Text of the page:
Property Buying Guide
Joint Tenancy and Tenancy in Common
Legally there are two types of joint ownership (also known as joint equity or property co-buying). You can either own the property as ‘joint tenants' or as ‘tenants in common'. Do not be put off by the terminology. It has nothing to do with tenancies and applies to freehold or leasehold property.
Under this agreement the joint owners together own the whole property and do not have a particular share in it. If one of the owners dies the other automatically becomes the sole owner. This would be the case even if a will had been made leaving the deceased owner's ‘share' to someone other than the co-owner. This type of tenancy would not be appropriate for friends buying together.
Tenancy in common
This is the opposite of joint tenancy in that the tenants in common each have a definite share in the property. For example A and B could own the property in equal shares, or A could own one fifth with B owning four fifths. This would be the most appropriate agreement where people want to own a property in separate pre-determined shares.
Under this form of ownership if one of the owners dies, his share of the property will pass on to whoever he specifies in a will, or if a will is not made, in accordance with the rules of intestacy (someone dying without leaving a will). If you are planning to make a will (and it would be wise to do so) you should have it drawn up before you sign the transfer deed that passes the legal ownership of the property to you. This way you will save the time, money and inconvenience of having to change your will.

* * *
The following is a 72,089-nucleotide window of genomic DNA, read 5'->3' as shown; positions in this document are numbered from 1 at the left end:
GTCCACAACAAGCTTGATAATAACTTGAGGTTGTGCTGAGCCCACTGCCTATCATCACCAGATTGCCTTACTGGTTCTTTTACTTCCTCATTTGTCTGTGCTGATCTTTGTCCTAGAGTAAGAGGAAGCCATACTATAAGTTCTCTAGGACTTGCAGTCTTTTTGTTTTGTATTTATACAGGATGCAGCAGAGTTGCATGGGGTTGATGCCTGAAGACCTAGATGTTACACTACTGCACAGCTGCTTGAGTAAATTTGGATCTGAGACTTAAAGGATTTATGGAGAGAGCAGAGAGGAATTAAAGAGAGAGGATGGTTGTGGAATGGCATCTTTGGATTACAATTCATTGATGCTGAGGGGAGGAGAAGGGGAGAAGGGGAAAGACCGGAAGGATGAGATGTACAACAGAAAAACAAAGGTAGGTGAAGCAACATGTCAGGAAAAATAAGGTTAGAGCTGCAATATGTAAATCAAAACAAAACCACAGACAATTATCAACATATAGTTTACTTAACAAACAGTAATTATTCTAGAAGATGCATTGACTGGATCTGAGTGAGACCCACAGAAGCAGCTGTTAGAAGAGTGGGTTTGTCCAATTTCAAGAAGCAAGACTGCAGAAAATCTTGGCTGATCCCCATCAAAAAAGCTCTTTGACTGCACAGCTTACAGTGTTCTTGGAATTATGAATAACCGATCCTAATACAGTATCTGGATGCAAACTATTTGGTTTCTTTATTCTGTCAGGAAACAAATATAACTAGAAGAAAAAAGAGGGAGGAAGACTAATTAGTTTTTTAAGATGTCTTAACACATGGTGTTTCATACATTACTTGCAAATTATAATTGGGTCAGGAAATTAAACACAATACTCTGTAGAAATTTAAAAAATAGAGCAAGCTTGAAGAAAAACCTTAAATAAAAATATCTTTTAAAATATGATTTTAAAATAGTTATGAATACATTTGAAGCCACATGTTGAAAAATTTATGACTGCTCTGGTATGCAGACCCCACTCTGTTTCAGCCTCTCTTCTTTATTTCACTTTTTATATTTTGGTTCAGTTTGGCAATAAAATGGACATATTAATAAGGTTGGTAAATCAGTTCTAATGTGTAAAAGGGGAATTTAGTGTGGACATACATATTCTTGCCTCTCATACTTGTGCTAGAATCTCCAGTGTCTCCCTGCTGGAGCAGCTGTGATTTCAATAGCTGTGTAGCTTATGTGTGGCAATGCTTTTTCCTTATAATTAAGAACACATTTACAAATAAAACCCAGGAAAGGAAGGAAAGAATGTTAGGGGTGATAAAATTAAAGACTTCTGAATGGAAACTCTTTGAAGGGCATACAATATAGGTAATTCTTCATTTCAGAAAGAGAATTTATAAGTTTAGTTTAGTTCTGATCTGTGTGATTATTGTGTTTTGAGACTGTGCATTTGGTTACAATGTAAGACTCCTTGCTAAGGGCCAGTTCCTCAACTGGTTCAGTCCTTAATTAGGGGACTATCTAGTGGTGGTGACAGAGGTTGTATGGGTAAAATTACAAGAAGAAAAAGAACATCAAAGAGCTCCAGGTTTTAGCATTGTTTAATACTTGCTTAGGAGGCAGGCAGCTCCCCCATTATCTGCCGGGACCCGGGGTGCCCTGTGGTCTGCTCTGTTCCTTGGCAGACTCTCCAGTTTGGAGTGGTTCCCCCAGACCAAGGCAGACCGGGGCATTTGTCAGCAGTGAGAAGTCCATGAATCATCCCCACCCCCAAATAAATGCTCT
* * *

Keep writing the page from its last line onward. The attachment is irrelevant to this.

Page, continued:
joint ownership mortgage advice
here. Your conveyancing solicitor who will guide you through the legal process will also help with joint ownership agreements, trust deeds as well as conveyancing.
Which form of joint ownership should you opt for?
This depends upon personal choice and your particular circumstances. The joint tenancy is most commonly adopted between married couples where there is perceived to be no advantage in defining separate shares in the property and where it would be the intention that on the first death the property would automatically pass to the surviving spouse. The alternative basis of a tenancy in common will often be used between brothers and sisters, parents and children, unmarried couples, business partners and the like. In these relationships it might be desirable for specific shares in the property to be identified and for each owner to be able to leave his or her share in the property to a named person other than the owner.
Find out more about Joint Ownership, Joint Equity and Co-Buying a Property in our Guide:
What's good about joint ownership? What are the downsides of joint ownership? l How much can we borrow for a joint ownership mortgage? l Drawing up a trust deed, or declaration of trust and joint ownership agreement l Example of a declaration of trust l Example of a joint ownership agreement l Joint mortgages and how the finances could work when you buy with others l Finding someone to invest with and tips for those using joint ownership schemes where you can meet other prospective joint owners. l Frequently asked questions about joint ownership
Most useful and most popular pages on this site:
Look for your First Property l Seek First Time Buyer Mortgage Advice l See our Best First Mortgages Comparison Table l Find out about First Time Buyer Mortgages l Find out How to Buy a House l Learn all about The First Time Buyer Mortgage l Shared Ownership
Note: The law is different in Scotland. A joint tenancy is achieved by what is called a 'survivorship destination' in the transfer deed and a tenancy in common is achieved by a destination to the buyers and their respective successors. The second alternative is the most common way of taking title to the property, which means that succession to the owners' shares in the property will be governed by their wills or by the rules of intestate succession.